For juniors, focus mainly on getting your diplomas or qualifications, “but don’t go back to your primary school years, that’s ridiculous”. You can simply state your higher education diploma and mention if you were valedictorian or details that may gratify you the reader. For example, you studied at Sciences Po, enter Science Po Paris followed by your current year of study (L3, Cycle Master 1, Cycle Master 2).
You must specify if you have completed a preparatory course as well as the year of obtaining the baccalaureate in the past sector. Did you obtain your baccalaureate with honours “good or very good”? Register it, it is part of “the most candidates” supporting your ability to work evermore. If you have obtained other diplomas, do not hesitate to communicate them and indicate next to “direct admission” or “double course” for example. In addition to your initial training, you can complete this part with professional training if you have one and detail your missions.
Finally, if you have been part of an association, it may be worth mentioning it here or in the “Extra-professional activities” section.
4- Professional experiences
Respect the chronology of your professional career. A well-constructed story always has a beginning and an end, and so should your resume. Present your most recent experiences first in order to highlight the latest skills acquired. The key word: do not try to say everything! You should only give in this section the essential information about your experiences. For each experience, and especially for internships, it is important to specify the date in years, the duration in months or weeks, the name of the company or structure and its sector if they are not known.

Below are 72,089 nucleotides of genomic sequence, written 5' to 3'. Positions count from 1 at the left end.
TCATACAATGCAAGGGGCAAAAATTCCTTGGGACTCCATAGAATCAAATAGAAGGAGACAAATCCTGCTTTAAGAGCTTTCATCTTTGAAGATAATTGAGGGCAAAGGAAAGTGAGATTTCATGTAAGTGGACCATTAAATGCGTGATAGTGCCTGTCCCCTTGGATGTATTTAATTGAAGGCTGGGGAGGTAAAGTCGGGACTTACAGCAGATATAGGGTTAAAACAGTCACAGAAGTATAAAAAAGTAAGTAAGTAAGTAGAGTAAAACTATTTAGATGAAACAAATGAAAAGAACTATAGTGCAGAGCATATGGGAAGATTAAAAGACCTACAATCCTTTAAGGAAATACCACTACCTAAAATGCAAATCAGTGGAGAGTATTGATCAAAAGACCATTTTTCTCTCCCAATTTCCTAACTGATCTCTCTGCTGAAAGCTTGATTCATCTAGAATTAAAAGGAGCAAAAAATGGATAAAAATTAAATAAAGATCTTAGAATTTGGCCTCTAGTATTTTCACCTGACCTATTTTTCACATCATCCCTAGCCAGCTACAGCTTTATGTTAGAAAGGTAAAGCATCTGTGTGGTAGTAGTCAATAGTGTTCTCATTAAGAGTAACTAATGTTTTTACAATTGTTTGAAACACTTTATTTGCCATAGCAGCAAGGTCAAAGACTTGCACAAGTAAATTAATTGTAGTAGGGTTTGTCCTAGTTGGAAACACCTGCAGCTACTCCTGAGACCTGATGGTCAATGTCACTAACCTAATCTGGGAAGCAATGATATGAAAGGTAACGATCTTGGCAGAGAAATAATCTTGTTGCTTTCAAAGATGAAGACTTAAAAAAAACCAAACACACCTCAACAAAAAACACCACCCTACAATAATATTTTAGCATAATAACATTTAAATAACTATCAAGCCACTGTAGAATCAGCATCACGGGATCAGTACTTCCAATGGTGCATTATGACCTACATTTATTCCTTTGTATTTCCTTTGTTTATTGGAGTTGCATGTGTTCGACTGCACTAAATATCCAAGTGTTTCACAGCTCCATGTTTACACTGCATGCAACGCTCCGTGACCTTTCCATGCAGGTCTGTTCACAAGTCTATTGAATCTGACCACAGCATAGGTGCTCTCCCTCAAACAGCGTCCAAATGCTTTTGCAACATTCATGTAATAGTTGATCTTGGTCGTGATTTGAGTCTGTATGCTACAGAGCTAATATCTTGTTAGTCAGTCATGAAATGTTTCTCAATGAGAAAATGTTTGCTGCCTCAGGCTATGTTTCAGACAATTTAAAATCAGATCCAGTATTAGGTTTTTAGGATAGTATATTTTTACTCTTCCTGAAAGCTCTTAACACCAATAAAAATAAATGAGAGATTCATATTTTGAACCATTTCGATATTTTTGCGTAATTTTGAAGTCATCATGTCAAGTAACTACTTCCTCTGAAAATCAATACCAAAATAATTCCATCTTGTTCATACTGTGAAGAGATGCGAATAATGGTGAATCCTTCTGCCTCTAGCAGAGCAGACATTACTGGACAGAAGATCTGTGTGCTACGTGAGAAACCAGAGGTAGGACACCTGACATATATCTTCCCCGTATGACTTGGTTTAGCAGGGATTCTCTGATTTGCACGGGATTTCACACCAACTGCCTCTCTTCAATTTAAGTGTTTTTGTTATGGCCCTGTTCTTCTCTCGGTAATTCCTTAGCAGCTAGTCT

Among the various headings, the most important is that relating to professional experience. You have 5 ways to present your professional experience.
5- Extra-professional activity
This part of the CV may seem useless to you. However, the skills you use when you practice a sport, hobby or volunteer activity can be transferred to the professional field. For example, if you have been riding for more than 10 years, this can demonstrate your ability to persevere. Take the time to draw from your extra-professional experiences the key assets that can enable you to support your candidacy. Indeed, personal activities have necessarily enabled you to acquire useful know-how. You will then be able to explain them in order to relate them to your professional skills.
Note: Please do not try to invent an extreme sport in order to show your courage and your tenacity, you will inevitably be questioned on this point and you will then put yourself in an embarrassing situation.
You can show in this part the elements you want to highlight. You can also register your language skills there. For example, English is read, written, and spoken. It is also in this part that you will highlight your stays abroad. If you have Permits A and B as well as a personal vehicle, it is interesting to mention them here. It is also possible to register in this part your mastery of Word and Excel software on PC and MAC or skills such as mastery of software: In design, Photoshop, Illustrator.
Don’t forget that the CV no longer represents so much of a guarantee of safety for recruiters today, so you can add sections to specify certain elements that you think are relevant, such as your values or your fundamental character traits.